It is key to get creative with bridging scenarios so that clients are exposed to different situations and can practice employing strategies. For guidance on bridging, you can purchase Alice Medalia and Chris Bowie’s Cognitive Remediation Guide to Improve Functional Outcomes .
Page last updated on May 15,2020
What People Say About Our Program
” I loved trying to find out how I could support them, how I could learn what they knew and how I could learn to tap into their knowledge and make communicating easier for them.”
Louise Kavanagh – Special Education Teacher – Dubai British School Jumeirah Park – Jumeirah Park, Dubai, United Arab Emirates
Read more about the Innovation at Dubai British School Jumeriah Park in their Case Study
“[Clients] never get to a point where they are bored, because I have a lot of flexibility that way to keep them challenged and keep them moving. The cognitive remediation programs we are using have [those features] built in anyway”
Debra Bushong – MS, LPC-S – HOPE Program at UT Southwestern Medical Center – Dallas, TX – United States
Read more about Debra and her research in her Case Study
“I’ve been able to set up a lot of HappyNeuron Pro programs for clients who did not want to meet for therapy in person. What HappyNeuron Pro has allowed us to have is a structure so we could underpin the client’s day and start their day with HappyNeuron Pro. HappyNeuron Pro allowed us to engage with clients by allowing us to look at their scores and have a conversation around that…”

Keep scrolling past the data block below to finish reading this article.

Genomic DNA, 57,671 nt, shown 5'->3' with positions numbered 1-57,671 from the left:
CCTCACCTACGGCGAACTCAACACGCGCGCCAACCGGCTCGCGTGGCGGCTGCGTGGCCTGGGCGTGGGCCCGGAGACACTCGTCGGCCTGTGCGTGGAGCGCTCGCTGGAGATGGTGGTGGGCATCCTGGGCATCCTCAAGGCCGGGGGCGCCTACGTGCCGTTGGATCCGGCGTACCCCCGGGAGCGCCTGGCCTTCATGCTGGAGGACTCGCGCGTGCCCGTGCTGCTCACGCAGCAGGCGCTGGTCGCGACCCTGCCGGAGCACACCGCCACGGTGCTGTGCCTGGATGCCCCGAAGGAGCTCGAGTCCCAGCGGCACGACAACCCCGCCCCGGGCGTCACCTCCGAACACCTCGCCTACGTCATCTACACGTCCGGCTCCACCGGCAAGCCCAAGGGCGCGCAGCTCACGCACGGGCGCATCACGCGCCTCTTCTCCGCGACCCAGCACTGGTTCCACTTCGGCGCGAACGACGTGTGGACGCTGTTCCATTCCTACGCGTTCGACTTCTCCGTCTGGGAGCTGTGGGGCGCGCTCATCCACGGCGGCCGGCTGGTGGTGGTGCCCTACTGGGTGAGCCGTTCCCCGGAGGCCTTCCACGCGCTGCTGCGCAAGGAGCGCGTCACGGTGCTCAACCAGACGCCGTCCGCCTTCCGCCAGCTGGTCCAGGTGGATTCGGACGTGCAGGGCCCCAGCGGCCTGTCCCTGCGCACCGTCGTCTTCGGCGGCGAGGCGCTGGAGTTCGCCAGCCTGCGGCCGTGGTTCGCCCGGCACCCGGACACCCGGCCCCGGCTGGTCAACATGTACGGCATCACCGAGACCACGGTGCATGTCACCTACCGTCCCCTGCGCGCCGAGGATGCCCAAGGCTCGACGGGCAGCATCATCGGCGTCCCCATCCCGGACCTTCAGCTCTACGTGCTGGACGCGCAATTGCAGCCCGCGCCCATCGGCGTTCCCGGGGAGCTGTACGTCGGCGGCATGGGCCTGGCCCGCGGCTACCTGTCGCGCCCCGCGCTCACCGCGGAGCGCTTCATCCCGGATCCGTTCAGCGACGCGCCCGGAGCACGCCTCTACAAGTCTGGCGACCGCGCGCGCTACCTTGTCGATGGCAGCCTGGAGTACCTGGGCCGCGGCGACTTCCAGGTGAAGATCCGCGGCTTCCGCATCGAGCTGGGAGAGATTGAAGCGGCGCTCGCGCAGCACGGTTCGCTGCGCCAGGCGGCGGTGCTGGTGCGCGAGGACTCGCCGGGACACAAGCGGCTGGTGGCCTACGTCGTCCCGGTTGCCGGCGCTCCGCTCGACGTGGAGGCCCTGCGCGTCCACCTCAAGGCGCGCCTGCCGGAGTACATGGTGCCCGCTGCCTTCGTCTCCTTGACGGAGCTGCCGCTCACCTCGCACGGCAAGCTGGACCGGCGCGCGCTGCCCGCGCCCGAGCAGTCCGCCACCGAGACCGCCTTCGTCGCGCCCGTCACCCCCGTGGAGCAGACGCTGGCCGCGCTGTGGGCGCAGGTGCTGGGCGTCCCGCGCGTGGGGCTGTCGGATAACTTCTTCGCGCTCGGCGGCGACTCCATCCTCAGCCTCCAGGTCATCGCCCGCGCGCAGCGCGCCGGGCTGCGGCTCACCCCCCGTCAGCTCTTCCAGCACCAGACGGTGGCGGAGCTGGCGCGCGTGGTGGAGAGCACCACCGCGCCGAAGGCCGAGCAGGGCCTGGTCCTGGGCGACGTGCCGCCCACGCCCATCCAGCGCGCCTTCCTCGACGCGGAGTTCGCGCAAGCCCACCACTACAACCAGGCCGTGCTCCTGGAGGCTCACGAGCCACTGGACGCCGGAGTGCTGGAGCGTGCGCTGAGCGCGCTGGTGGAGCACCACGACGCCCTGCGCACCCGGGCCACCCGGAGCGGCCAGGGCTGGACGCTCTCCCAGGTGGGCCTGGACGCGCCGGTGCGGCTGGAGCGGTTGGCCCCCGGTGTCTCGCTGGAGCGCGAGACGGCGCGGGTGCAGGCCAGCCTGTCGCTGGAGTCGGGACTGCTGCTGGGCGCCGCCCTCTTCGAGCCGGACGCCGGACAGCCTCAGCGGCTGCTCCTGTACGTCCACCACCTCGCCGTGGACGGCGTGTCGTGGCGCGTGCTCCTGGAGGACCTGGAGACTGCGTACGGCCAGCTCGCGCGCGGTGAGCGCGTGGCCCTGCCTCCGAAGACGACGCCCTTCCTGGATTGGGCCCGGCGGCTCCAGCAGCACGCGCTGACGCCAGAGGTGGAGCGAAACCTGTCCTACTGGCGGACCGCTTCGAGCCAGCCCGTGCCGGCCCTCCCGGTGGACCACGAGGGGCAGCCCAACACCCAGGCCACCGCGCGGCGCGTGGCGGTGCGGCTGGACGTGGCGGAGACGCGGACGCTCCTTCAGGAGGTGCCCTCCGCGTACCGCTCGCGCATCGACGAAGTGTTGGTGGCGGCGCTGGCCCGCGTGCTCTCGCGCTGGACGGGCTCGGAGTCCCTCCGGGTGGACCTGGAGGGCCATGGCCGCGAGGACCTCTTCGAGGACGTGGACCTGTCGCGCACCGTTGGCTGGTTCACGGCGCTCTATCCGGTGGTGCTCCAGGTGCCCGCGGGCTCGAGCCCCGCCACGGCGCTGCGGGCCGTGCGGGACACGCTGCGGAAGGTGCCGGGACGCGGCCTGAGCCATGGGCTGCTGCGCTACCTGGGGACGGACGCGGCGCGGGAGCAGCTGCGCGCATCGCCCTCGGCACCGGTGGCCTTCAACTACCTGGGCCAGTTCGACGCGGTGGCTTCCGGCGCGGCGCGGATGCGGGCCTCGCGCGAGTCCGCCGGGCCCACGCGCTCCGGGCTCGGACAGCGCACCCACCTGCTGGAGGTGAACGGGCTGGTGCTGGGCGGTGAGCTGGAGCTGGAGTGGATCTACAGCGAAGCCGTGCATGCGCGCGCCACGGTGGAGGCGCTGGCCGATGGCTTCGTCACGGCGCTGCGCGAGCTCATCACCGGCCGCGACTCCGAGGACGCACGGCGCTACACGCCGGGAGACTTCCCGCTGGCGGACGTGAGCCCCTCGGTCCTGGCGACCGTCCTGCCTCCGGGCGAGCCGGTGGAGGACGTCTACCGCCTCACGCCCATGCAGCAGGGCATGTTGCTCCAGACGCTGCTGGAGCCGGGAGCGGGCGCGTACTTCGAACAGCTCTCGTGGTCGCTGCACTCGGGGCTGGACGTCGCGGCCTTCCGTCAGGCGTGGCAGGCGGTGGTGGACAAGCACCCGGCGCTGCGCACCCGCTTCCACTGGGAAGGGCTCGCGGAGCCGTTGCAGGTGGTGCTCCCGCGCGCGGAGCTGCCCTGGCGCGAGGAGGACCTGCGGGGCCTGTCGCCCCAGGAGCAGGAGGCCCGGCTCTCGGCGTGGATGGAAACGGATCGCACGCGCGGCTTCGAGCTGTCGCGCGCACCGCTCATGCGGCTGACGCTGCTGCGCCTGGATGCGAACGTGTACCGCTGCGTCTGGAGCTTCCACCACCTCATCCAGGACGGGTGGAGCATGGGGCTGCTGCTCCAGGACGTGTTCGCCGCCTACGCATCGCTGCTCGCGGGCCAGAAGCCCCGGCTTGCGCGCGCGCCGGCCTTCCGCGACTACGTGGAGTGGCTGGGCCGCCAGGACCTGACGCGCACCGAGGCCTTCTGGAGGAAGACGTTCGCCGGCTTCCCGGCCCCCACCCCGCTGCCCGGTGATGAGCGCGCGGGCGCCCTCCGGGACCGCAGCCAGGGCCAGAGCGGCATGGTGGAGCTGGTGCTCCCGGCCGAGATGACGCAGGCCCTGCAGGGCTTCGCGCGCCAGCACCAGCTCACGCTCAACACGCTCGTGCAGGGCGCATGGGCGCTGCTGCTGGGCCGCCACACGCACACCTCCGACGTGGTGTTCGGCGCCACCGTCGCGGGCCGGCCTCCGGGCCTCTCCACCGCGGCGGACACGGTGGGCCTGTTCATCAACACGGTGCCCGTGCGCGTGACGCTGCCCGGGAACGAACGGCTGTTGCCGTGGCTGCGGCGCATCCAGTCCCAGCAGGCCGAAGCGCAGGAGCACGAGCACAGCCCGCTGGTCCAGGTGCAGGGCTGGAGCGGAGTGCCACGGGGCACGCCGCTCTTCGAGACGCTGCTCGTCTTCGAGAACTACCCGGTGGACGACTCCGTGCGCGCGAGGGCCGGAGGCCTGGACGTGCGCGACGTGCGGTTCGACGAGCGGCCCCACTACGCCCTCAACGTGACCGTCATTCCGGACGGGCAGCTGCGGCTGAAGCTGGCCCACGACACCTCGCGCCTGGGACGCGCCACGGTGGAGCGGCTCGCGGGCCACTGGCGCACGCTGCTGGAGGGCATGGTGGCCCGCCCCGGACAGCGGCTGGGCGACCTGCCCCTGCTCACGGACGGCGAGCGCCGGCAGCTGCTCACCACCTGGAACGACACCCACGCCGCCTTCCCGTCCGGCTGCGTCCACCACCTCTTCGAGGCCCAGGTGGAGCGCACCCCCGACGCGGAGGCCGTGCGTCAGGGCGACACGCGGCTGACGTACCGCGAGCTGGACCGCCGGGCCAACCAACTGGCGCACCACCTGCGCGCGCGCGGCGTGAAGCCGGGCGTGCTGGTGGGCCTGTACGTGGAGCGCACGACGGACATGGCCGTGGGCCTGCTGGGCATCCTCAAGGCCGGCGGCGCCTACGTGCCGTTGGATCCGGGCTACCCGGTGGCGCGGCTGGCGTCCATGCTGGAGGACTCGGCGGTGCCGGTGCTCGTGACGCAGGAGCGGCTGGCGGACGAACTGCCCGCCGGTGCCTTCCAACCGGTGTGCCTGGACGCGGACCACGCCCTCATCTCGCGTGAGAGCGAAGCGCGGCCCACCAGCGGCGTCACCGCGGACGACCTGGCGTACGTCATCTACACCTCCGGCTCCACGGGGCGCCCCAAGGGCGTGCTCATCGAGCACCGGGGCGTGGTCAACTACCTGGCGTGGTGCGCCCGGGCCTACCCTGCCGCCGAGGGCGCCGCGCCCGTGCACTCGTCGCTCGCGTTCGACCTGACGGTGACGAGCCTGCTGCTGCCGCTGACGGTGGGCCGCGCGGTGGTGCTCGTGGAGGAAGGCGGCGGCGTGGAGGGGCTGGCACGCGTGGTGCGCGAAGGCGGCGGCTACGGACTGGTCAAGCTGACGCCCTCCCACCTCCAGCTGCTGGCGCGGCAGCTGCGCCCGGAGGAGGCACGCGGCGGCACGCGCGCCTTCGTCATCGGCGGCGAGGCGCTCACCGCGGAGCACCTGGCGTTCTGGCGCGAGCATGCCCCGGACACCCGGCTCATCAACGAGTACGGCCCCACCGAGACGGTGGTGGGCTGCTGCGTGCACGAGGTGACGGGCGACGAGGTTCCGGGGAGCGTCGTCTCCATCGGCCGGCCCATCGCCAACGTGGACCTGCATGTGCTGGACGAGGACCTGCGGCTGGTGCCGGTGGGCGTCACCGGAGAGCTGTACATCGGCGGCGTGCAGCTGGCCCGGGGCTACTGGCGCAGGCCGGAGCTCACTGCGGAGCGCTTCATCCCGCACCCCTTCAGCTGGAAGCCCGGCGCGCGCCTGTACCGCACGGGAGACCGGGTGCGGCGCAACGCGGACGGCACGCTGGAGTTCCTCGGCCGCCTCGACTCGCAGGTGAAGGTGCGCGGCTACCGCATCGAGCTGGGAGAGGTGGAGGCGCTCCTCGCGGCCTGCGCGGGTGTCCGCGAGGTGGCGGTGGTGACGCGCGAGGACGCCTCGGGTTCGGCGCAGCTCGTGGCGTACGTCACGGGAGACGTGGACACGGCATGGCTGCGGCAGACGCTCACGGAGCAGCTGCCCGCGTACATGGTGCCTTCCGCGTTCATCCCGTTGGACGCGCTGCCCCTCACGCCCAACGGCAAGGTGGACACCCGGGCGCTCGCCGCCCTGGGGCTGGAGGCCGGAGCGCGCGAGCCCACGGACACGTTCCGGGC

Natalie Mckenzie – LCSW – BIS Services – Kent, England – United Kingdom
Read more about Natalie and her practice in her Case Study
Improving control allows the client to see that they can do something that is challenging. This helps the client build confidence in themselves, which in turn brings optimism.
Taher Chugh – Sports Medicine, MD – Toronto Concussion Clinic – Toronto, ON, CA
Read more about Toronto Concussion Clinic in their Case Study
I’m thankful for the timing when we met [the HappyNeuron Pro team] that we were able to get HappyNeuron Pro up and running because it was an important part of our transition to virtual occupational therapy.
Heather Condello – OT – Complex Injury Rehab – Pickering, ON, Canada
Read more about Complex Injury Rehab in their Case Study
I have seen positive behavioral changes in the people that I work with. The staff and clients love HappyNeuron Pro.
Dyana Hagen – B.S.W. – InterCommunity Inc.’s Common Ground Learning Center – East Hartford, CT, USA